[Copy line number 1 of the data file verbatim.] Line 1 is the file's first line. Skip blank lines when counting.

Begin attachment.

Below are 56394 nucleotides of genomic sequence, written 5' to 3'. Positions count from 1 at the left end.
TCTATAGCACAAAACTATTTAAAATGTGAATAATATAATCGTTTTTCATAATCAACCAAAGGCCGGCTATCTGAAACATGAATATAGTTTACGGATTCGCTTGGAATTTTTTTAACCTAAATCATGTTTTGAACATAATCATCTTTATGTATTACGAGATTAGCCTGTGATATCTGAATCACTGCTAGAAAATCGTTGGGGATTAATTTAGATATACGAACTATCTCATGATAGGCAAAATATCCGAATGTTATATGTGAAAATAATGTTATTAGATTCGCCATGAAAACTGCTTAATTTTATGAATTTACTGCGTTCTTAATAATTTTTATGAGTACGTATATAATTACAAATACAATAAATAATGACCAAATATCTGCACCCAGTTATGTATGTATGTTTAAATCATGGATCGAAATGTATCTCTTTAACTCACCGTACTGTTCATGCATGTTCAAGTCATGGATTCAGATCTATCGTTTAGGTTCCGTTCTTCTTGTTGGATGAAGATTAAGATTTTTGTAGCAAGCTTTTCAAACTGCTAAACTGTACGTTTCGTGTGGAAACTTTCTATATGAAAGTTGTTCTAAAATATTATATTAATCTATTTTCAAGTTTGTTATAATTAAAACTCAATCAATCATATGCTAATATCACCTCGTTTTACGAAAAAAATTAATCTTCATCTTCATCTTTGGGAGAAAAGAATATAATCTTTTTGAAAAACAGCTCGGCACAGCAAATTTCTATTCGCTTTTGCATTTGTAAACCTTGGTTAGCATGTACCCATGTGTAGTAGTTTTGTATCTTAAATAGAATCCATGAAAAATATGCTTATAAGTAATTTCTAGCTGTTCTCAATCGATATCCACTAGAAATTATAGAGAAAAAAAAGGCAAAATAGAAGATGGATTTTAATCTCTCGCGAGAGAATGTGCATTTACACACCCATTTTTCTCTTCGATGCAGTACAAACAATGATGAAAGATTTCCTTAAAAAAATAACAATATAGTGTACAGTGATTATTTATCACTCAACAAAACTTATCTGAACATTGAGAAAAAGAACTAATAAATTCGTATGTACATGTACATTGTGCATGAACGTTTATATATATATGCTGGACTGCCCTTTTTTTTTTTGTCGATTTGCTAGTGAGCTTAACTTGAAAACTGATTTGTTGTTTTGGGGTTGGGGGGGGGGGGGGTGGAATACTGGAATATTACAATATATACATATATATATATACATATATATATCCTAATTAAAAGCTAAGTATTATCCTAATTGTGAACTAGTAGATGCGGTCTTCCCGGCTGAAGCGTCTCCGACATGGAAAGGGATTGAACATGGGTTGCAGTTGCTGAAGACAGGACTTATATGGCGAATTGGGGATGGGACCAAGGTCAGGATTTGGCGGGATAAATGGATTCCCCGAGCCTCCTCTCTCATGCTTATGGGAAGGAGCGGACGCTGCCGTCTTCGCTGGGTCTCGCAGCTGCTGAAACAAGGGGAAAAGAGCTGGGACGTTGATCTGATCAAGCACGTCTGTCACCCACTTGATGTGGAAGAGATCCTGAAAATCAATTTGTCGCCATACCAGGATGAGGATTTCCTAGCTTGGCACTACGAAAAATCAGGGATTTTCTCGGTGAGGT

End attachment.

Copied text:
Below are 56394 nucleotides of genomic sequence, written 5' to 3'. Positions count from 1 at the left end.